NVIDIA Performance Primitives (NPP)  Version 10.1
General API Conventions

Memory Management

The design of all the NPP functions follows the same guidelines as other NVIDIA CUDA libraries like cuFFT and cuBLAS. That is that all pointer arguments in those APIs are device pointers.

This convention enables the individual developer to make smart choices about memory management that minimize the number of memory transfers. It also allows the user the maximum flexibility regarding which of the various memory transfer mechanisms offered by the CUDA runtime is used, e.g. synchronous or asynchronous memory transfers, zero-copy and pinned memory, etc.

The most basic steps involved in using NPP for processing data is as follows:

  1. Transfer input data from the host to device using
    cudaMemCpy(...)
  2. Process data using one or several NPP functions or custom CUDA kernels
  3. Transfer the result data from the device to the host using
    cudaMemCpy(...)

Scratch Buffer and Host Pointer

Some primitives of NPP require additional device memory buffers (scratch buffers) for calculations, e.g. signal and image reductions (Sum, Max, Min, MinMax, etc.). In order to give the NPP user maximum control regarding memory allocations and performance, it is the user's responsibility to allocate and delete those temporary buffers. For one this has the benefit that the library will not allocate memory unbeknownst to the user. It also allows developers who invoke the same primitive repeatedly to allocate the scratch only once, improving performance and potential device-memory fragmentation .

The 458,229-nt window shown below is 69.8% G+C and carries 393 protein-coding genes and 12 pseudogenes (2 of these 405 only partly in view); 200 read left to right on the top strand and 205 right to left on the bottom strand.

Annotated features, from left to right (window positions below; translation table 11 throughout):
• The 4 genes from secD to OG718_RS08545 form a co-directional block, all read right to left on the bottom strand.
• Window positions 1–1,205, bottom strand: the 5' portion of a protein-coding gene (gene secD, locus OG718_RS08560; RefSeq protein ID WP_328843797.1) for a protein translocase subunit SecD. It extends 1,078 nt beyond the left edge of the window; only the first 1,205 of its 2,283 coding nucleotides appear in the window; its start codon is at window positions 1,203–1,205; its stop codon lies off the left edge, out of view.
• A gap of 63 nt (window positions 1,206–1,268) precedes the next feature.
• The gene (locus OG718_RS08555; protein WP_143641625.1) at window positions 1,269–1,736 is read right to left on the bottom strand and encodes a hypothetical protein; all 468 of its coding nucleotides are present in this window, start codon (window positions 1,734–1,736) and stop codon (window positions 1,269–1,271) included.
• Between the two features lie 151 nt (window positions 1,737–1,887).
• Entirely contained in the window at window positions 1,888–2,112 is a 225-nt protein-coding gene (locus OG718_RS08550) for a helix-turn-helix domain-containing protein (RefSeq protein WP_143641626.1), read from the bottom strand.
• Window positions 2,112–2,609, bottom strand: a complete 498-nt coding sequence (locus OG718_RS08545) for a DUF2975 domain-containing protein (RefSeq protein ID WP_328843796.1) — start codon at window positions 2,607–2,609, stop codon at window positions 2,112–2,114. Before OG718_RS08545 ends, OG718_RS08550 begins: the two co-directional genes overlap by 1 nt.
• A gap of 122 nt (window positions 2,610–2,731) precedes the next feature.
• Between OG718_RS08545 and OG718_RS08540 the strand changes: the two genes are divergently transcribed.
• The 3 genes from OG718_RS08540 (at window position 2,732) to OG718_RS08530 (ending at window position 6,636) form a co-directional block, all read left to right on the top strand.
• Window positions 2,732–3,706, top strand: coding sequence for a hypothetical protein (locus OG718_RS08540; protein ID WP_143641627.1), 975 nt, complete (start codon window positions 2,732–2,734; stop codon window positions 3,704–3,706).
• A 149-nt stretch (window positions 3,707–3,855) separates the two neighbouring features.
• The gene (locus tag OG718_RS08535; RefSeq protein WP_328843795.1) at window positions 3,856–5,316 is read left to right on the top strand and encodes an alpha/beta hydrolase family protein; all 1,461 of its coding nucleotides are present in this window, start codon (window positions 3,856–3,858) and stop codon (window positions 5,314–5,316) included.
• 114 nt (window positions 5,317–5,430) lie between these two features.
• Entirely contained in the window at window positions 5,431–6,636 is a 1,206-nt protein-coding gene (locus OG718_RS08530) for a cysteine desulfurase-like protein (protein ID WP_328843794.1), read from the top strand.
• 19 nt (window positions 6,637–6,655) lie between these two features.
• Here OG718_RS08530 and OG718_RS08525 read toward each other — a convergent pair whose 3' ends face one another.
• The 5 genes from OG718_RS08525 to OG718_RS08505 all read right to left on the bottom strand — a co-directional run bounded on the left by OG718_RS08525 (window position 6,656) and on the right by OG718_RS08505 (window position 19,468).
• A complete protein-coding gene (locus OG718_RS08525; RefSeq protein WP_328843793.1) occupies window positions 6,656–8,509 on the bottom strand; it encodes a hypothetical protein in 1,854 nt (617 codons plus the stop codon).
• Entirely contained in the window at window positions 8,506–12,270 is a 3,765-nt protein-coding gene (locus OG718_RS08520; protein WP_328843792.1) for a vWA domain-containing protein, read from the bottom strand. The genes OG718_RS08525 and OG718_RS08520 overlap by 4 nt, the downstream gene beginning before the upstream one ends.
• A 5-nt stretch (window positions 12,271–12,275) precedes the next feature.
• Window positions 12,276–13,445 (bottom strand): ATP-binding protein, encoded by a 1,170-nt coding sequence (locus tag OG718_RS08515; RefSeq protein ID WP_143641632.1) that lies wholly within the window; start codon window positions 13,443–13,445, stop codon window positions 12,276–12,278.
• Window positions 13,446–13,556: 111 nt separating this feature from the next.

Scratch-buffer memory is unstructured and may be passed to the primitive in uninitialized form. This allows for reuse of the same scratch buffers with any primitive require scratch memory, as long as it is sufficiently sized.

The minimum scratch-buffer size for a given primitive (e.g. nppsSum_32f()) can be obtained by a companion function (e.g. nppsSumGetBufferSize_32f()). The buffer size is returned via a host pointer as allocation of the scratch-buffer is performed via CUDA runtime host code.

An example to invoke signal sum primitive and allocate and free the necessary scratch memory:

* // pSrc, pSum, pDeviceBuffer are all device pointers.
* Npp32f * pSrc;
* Npp32f * pSum;
* Npp8u * pDeviceBuffer;
* int nLength = 1024;
*
* // Allocate the device memroy.
* cudaMalloc((void **)(&pSrc), sizeof(Npp32f) * nLength);
* nppsSet_32f(1.0f, pSrc, nLength);
* cudaMalloc((void **)(&pSum), sizeof(Npp32f) * 1);
*
* // Compute the appropriate size of the scratch-memory buffer
* int nBufferSize;
* nppsSumGetBufferSize_32f(nLength, &nBufferSize);
* // Allocate the scratch buffer
* cudaMalloc((void **)(&pDeviceBuffer), nBufferSize);
*
* // Call the primitive with the scratch buffer
* nppsSum_32f(pSrc, nLength, pSum, pDeviceBuffer);
* Npp32f nSumHost;
* cudaMemcpy(&nSumHost, pSum, sizeof(Npp32f) * 1, cudaMemcpyDeviceToHost);
* printf("sum = %f\n", nSumHost); // nSumHost = 1024.0f;
*
* // Free the device memory
* cudaFree(pSrc);
* cudaFree(pDeviceBuffer);
* cudaFree(pSum);
*

Function Naming

Since NPP is a C API and therefore does not allow for function overloading for different data-types the NPP naming convention addresses the need to differentiate between different flavors of the same algorithm or primitive function but for various data types. This disambiguation of different flavors of a primitive is done via a suffix containing data type and other disambiguating information.